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Love Lies Bleeding

Rose Glass made her debut in 2020 with the critically lauded Saint Maud. It’s a visually striking and psychologically tense horror movie. It landed Glass on the map and she was even included in Bong Joon-ho’s 20 directors to watch list for the BFI. Saint Maud’s success essentially gave her carte blanche on her sophomore effort, Love Lies Bleeding. In doing this, Rose Glass gifts us with one of the wildest pieces of filmmaking in recent memory. A pulpy thriller surrounding a queer romance with a healthy handful of stomach-churning viscera. Forget Saltburn, Love Lies Bleeding is true ‘cinema for sickos’.


Jackie (Katy O’Brian) dreams of heading to Las Vegas to pursue her dream of being a top bodybuilder. On her way she stops in Albuquerque, New Mexico, to make some money to help her. Lou (Kristen Stewart) works at the local gym where she bumps into Jackie. They immediately fall for each other and it sets them down a path of love and murder as Jackie unravels the truth about Lou’s family. 


Love Lies Bleeding sets itself up as a contemporary Thelma and Louise. The two share similar values and a similar framing. An overall sense of women vs the patriarchy boiled down to a singular murderous incident that embroils the protagonists in something ultimately bigger than the two of them combined. All leading to a ride or die climax. Love Lies Bleeding, however, treads its own ground in many ways. 

Mystery and intrigue seep their way into the narrative through Lou and her family. Lou’s father, Lou Sr. (Ed Harris) is a man with many secrets and she harbours these too. As we are shown who commits the murder that sends the story down its wild paths, it’s refreshing to still be in the dark about certain revelations as it progresses.  

Love Lies Bleeding

Love Lies Bleeding has no concern with committing to realism. Akin to Saint Maud we often see the world on screen how the characters perceive it. In this case through the eyes of Jackie. There are points where the bounds of reality are pushed against, as her muscles expand in real time with tension popping pulse. Whereas other times the bounds are completely smashed through, where her perception of a fairly normal bodily function is pushed to the ultimate extreme. All of these leave a general unease, where you aren’t quite sure what is around the corner.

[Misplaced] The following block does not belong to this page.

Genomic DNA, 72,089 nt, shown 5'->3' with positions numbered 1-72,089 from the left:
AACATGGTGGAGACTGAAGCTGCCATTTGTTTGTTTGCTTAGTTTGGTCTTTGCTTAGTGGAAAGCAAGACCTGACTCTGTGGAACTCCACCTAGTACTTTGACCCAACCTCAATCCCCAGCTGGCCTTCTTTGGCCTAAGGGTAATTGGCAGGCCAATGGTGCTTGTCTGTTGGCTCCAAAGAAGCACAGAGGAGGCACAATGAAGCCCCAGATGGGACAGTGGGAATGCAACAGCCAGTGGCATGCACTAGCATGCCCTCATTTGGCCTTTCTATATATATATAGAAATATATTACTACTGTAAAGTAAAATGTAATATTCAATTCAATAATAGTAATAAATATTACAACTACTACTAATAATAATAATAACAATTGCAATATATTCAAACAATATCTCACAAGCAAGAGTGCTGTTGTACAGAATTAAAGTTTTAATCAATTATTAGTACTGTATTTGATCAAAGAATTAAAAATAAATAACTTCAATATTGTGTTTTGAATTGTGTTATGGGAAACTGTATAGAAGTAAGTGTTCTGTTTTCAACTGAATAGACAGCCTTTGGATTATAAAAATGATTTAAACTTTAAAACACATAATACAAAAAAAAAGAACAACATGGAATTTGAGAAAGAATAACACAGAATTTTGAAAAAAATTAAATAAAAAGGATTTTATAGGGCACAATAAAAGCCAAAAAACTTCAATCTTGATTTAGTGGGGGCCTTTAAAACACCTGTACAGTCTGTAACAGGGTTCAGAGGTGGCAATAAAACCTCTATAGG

Lou and Jackie’s love for each other goes beyond subtext, as Love Lies Bleeding is unapologetically queer. Their romance is a whirlwind and develops as they become further intertwined the more entrenched they end up in Lou’s family history. Their love gives the film a contemporary feel despite its authentic 1980s setting. 

Although this isn’t explicitly aligned with the horror genre, Glass’s distinctive imagery carries over in some truly outrageous ways. Between pulsating muscles that look like they could pop at any moment, and being a front row seat witness to someone’s head being bashed in, they’re the kind of visuals that will seer themselves onto your brain forever. These blood-curdling moments succeed so much in making one uncomfortable due to the excellent sound design, and top quality visual effects - both practical and otherwise. 

Love Lies Bleeding

Kristen Stewart is having a great time as Lou, who is a very layered character. Her past and motivations throughout the film aren’t black and white but she’s still an alignable protagonist. You can tell that Stewart really believes in the character and she goes all in on it. Katy O’Brian is the star of the show though. We learn a lot less about Jackie’s background but her performance captures her past exquisitely. 

Love Lies Bleeding has a sharp turning point at its climax that the film will live or die on. It would be unfair to say it comes out of nowhere but it drives the crazy up to eleven and may see some people switch off. The moment, however, proves to be the ultimate power move solidifying Love Lies Bleeding as an audacious, impeccable contribution to cinema.


Rating Love Lies Bleeding



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